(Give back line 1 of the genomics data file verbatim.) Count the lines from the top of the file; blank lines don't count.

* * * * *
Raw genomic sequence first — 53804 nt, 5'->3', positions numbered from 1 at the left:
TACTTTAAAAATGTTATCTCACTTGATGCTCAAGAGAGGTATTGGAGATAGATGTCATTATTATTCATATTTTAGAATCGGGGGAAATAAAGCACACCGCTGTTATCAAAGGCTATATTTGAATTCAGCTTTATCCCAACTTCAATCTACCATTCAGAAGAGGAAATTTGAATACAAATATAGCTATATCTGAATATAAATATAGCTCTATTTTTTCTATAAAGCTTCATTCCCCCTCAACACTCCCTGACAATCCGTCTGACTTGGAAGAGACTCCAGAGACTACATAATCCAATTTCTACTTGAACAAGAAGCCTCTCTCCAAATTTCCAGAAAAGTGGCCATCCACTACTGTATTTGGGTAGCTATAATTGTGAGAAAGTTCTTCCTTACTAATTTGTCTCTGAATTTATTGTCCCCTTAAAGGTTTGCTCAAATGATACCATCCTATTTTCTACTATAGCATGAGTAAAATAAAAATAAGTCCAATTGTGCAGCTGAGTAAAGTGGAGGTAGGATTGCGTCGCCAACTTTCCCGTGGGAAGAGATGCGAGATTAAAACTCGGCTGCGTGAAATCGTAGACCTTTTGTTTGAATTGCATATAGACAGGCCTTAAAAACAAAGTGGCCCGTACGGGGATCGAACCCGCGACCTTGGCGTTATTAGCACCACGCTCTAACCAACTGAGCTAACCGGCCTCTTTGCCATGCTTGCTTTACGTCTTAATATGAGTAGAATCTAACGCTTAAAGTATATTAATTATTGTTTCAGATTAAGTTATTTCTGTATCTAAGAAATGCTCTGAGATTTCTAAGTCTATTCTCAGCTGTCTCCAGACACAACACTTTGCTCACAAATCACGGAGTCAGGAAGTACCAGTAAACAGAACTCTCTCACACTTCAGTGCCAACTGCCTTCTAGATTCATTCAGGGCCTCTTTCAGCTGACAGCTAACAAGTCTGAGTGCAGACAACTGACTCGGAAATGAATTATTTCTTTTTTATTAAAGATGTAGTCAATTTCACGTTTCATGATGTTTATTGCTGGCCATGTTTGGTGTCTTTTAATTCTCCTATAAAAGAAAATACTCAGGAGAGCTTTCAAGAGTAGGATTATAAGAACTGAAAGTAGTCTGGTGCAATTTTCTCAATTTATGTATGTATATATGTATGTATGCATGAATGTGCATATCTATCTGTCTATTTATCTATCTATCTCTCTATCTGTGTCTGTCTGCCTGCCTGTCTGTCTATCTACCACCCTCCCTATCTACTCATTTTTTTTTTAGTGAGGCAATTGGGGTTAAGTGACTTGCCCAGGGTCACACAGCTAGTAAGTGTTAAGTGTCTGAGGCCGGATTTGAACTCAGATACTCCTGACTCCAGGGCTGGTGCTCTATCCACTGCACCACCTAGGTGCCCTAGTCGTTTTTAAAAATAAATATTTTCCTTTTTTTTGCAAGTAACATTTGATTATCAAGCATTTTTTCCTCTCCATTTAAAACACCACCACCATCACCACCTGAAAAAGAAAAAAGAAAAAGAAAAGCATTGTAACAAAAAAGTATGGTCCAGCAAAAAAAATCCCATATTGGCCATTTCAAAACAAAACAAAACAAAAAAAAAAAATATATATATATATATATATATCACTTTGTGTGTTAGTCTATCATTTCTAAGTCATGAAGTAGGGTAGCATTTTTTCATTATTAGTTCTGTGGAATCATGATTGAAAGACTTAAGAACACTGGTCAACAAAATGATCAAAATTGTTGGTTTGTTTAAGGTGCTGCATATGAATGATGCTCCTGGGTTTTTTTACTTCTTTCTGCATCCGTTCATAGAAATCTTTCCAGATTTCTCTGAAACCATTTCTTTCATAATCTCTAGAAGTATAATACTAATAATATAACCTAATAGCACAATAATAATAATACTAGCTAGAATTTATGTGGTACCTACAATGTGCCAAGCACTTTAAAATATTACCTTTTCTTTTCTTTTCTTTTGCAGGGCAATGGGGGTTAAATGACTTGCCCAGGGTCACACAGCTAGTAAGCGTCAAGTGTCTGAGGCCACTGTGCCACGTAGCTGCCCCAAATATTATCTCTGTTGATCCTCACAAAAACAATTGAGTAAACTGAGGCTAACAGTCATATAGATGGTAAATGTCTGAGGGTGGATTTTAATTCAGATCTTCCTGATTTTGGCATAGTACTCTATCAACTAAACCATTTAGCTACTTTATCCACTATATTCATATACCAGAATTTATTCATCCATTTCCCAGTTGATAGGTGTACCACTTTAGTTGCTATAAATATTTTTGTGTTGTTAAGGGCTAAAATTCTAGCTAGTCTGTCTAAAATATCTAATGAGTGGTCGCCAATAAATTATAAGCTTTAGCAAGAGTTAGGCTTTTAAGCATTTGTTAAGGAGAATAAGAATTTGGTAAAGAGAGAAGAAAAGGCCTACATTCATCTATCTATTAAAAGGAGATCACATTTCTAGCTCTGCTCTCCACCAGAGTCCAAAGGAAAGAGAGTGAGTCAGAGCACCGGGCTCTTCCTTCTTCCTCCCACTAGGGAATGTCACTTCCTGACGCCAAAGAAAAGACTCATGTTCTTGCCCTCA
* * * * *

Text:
Raw genomic sequence first — 53804 nt, 5'->3', positions numbered from 1 at the left: